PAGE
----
Above problems are handled since a long time by multiple professional bodies, such as for example the International Commission on Large Dams (ICOLD) founded in 1928, supported by 82 member countries, and the World Commission on Dams, initiated in 1997 by the World Bank. Substantial publications and regulations cover a.o. the relocation of population living in the area of the future reservoir, and the maximum preservation, and in some cases even improvement, of the living conditions, local communities, economic power, cultural facilities and social surroundings, including as well equivalent landscape and agricultural conditions. In this context, the economic advantages of a dam and its applications should not only benefit the economy at large, but in proportion also the indigenous population, through far-reaching compensation investments. Equally essential is the promotion of training centres, crafts and industry.
To give a quantitative benchmark in this context, for a dam primarily used for electricity generation, the world bank offers a guideline of minimum 5 kW per ha future flooded area, and 7 kW per relocated inhabitant. Accordingly, a flooded area of 260 000 ha and relocation of 200 000 persons is considered acceptable when considering the incontestable advantages of a dam with an installed hydropower of 1 300 Megawatt (1.3 million kW), that can generate electricity equivalent to half a nuclear station with the same power rating.
In tropical countries, the sanitary and health aspects surrounding a dam receive special importance. The appearance and spread of diseases related to slack water zones needs to be prevented through an operation mode that changes the water level continuously, through improvement of hygienic conditions in homes and courtyards and through medical precautions.
Disturbances to fauna and flora through the storage and hence removal of natural flow conditions downstream can be mitigated through an adequate and dynamic water management. Modern computation methods, considering hydraulics, morphology, fauna and flora, enable the optimisation of boundary conditions for an extensive conservation of the original ecology. Hereby, the interplay of low water and high water regimes, of temporary flooding and draining downstream areas, as well as the required water quantities throughout the year for plants and marine life are simulated and translated into operating manuals for the dam.
An additional problem is the assessment of a dam is the deposit of till and fine-grained soil material, i.e. sedimentation and silting at the expense of the reservoir. As an indication, one must expect to loose annually about 1% of the volume of the reservoir because of sedimentation. Using a basin before the reservoir, large grain impurities of the incoming river water could be forced to deposit through lowering the water speed. This pre-basin could then be dredged at intervals, and the aggregate put to use, depending on the type of mineral. On the other hand, fine-grain suspended materials in the dam water, that deposit much more slowly in the main reservoir, could be useful - depending on their origin - as nutritious sediments for improving water quality and bio-diversity. They maintain this benefit in the tail water as well. Countermeasures to limit the amount of till and suspended matter caused by erosion and removal are offered by reinforced growing and reforestation in the area.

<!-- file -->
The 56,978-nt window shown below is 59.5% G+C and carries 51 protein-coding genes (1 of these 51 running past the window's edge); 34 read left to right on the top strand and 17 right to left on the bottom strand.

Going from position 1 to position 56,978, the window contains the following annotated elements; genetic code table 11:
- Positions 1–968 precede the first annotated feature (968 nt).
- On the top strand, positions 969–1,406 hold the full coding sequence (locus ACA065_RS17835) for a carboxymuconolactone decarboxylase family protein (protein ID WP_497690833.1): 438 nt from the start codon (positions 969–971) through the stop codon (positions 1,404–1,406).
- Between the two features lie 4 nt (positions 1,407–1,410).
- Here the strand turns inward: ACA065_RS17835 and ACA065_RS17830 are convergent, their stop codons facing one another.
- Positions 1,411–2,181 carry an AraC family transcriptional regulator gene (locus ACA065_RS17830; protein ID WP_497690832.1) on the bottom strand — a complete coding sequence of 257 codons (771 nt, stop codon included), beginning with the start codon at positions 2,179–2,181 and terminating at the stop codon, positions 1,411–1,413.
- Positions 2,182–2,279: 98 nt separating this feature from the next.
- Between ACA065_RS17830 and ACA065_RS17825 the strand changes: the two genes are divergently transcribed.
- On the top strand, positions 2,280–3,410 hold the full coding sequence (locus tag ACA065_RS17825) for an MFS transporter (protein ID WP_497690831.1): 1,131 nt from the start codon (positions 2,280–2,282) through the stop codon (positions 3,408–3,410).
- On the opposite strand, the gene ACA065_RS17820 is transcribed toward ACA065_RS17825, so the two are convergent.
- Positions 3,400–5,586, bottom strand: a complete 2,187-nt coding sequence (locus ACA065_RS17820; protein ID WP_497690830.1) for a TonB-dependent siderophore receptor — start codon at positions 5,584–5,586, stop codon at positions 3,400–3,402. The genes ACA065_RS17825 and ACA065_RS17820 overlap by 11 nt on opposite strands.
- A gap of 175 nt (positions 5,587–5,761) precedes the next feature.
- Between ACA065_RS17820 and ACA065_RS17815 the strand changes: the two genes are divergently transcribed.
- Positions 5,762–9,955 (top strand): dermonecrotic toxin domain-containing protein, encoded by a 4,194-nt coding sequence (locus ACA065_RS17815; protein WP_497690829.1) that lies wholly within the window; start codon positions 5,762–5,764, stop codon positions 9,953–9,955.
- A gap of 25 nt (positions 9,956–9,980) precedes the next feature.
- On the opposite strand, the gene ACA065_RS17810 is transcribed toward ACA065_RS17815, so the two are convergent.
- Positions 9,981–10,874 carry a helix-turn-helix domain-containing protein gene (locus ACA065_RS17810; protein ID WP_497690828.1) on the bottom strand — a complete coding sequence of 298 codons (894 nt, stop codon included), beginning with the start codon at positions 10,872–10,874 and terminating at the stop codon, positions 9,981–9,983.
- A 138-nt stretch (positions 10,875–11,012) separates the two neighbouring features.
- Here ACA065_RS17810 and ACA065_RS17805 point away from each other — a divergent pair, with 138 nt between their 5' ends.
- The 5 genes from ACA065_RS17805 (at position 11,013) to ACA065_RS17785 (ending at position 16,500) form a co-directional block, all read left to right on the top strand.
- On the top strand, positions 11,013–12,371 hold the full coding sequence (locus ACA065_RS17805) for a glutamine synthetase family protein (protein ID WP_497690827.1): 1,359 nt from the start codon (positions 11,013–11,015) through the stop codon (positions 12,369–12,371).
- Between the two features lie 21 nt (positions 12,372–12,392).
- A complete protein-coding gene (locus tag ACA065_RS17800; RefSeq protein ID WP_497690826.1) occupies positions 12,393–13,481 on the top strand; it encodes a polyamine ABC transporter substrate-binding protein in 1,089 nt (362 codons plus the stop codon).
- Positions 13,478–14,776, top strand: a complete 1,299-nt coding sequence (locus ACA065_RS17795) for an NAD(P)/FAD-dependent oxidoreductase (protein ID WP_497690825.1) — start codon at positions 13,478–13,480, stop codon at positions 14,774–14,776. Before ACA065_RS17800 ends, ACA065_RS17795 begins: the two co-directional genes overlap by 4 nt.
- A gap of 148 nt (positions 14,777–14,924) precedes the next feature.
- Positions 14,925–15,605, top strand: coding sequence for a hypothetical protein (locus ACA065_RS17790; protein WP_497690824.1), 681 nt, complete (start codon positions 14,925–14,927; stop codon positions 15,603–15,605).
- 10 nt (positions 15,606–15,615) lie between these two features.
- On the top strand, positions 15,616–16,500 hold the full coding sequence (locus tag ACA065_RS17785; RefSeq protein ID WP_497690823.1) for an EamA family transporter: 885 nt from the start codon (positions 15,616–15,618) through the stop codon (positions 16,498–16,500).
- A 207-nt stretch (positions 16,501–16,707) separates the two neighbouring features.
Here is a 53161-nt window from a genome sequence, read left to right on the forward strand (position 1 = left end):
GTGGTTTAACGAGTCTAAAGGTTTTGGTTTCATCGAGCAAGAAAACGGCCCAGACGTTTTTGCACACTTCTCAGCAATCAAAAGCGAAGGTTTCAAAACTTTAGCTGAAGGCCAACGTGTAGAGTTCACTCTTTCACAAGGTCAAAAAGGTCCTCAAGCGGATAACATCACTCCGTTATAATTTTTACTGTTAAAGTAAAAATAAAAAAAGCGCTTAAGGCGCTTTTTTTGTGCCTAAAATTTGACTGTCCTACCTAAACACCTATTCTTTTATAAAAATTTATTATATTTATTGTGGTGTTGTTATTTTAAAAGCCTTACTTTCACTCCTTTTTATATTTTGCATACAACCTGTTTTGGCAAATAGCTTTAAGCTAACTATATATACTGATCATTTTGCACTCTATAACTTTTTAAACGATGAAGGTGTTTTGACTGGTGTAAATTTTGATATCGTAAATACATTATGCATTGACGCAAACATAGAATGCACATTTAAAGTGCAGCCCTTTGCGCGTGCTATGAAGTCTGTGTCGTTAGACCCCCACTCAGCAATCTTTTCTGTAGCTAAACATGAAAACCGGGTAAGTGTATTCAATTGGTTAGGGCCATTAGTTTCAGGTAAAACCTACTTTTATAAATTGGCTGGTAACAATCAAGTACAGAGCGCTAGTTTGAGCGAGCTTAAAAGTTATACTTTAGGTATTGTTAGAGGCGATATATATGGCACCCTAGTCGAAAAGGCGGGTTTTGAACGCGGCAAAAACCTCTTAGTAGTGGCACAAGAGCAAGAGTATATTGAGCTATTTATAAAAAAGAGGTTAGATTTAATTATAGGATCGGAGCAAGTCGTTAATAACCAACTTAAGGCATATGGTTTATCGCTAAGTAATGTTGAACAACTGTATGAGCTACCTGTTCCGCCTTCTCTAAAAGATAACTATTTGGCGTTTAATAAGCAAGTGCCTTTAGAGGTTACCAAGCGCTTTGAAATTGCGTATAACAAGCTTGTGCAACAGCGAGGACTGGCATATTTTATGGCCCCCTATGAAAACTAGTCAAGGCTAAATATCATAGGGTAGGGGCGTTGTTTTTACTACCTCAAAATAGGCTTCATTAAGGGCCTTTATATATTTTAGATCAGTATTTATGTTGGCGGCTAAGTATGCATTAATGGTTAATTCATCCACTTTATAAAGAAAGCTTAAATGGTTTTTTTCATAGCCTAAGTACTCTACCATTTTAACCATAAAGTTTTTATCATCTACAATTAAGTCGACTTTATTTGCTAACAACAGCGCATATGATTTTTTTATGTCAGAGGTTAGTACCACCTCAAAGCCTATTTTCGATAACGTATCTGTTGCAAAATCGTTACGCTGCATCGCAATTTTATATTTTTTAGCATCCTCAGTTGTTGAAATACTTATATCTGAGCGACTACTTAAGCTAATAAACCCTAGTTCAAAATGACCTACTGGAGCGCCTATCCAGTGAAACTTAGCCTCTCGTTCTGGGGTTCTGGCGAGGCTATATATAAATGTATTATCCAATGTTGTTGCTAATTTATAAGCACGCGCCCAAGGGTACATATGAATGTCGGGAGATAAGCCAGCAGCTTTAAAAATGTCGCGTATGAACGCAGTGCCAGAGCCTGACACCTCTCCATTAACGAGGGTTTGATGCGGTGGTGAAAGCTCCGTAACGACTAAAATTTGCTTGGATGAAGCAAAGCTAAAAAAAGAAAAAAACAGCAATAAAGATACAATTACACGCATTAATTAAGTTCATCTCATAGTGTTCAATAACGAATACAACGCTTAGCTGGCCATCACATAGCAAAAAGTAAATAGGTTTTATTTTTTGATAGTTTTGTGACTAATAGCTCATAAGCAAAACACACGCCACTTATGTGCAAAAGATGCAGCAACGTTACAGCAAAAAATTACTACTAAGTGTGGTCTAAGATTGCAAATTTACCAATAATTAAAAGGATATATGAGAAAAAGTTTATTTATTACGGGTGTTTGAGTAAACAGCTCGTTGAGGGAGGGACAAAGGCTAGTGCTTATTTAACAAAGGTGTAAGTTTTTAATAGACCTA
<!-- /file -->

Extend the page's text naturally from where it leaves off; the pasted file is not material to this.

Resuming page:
For the quality of the stored water, it is of prime importance to clear entirely the future reservoir, in particular the removal of organic material such as plant layers, humus layers, root sets and stock of trees, in order to avoid decomposition processes. This also applies to the removal of suspended matter during dam operation.
For the planning, development and operation of dams, safety procedures are indispensable, and currently standard. These are reflected in the long-term, ever recurring monitoring of deposits and drain, till management and sedimentation, high water events and high water drain. Extensive, regular measurements of the stability of the constituent structures, and of the mountain sides and embankments of the dam, as well as continuous monitoring of the functional efficiency of technical installations are needed. Ageing phenomena and renovation measures need to be pursued as well as risk assessments and protection measures for settlements, buildings and roads downstream. This includes the development of emergency plans, and the technical instruction of regulatory authorities concerned on subjects such as multi-purpose dam operation, operating procedures, the importance of environmental protection and health precautions for the local population, in particular in areas with hot climates.
Dams are more than ever indispensable for an appropriate water provision, and an essential component of the human cultivated landscape. The interdisciplinary cooperation of professionals from engineering, natural sciences, economics and the humanities is as much a matter of course as strong communications and awareness building in broad layers of population.
Excellent examples of multi-purpose facilities